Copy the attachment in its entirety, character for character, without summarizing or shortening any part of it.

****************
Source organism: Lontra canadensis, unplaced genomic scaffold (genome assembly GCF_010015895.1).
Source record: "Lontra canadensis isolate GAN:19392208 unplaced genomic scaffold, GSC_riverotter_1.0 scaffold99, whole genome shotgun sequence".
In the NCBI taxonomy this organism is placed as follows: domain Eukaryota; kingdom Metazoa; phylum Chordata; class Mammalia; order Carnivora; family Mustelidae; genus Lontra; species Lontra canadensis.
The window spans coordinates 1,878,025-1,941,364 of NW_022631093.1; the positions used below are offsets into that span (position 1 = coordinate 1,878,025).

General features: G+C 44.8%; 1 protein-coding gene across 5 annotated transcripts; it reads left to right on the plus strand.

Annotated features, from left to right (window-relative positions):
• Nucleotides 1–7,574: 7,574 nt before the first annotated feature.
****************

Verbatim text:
Source organism: Lontra canadensis, unplaced genomic scaffold (genome assembly GCF_010015895.1).
Source record: "Lontra canadensis isolate GAN:19392208 unplaced genomic scaffold, GSC_riverotter_1.0 scaffold99, whole genome shotgun sequence".
In the NCBI taxonomy this organism is placed as follows: domain Eukaryota; kingdom Metazoa; phylum Chordata; class Mammalia; order Carnivora; family Mustelidae; genus Lontra; species Lontra canadensis.
The window spans coordinates 1,878,025-1,941,364 of NW_022631093.1; the positions used below are offsets into that span (position 1 = coordinate 1,878,025).

General features: G+C 44.8%; 1 protein-coding gene across 5 annotated transcripts; it reads left to right on the plus strand.

Annotated features, from left to right (window-relative positions):
• Nucleotides 1–7,574: 7,574 nt before the first annotated feature.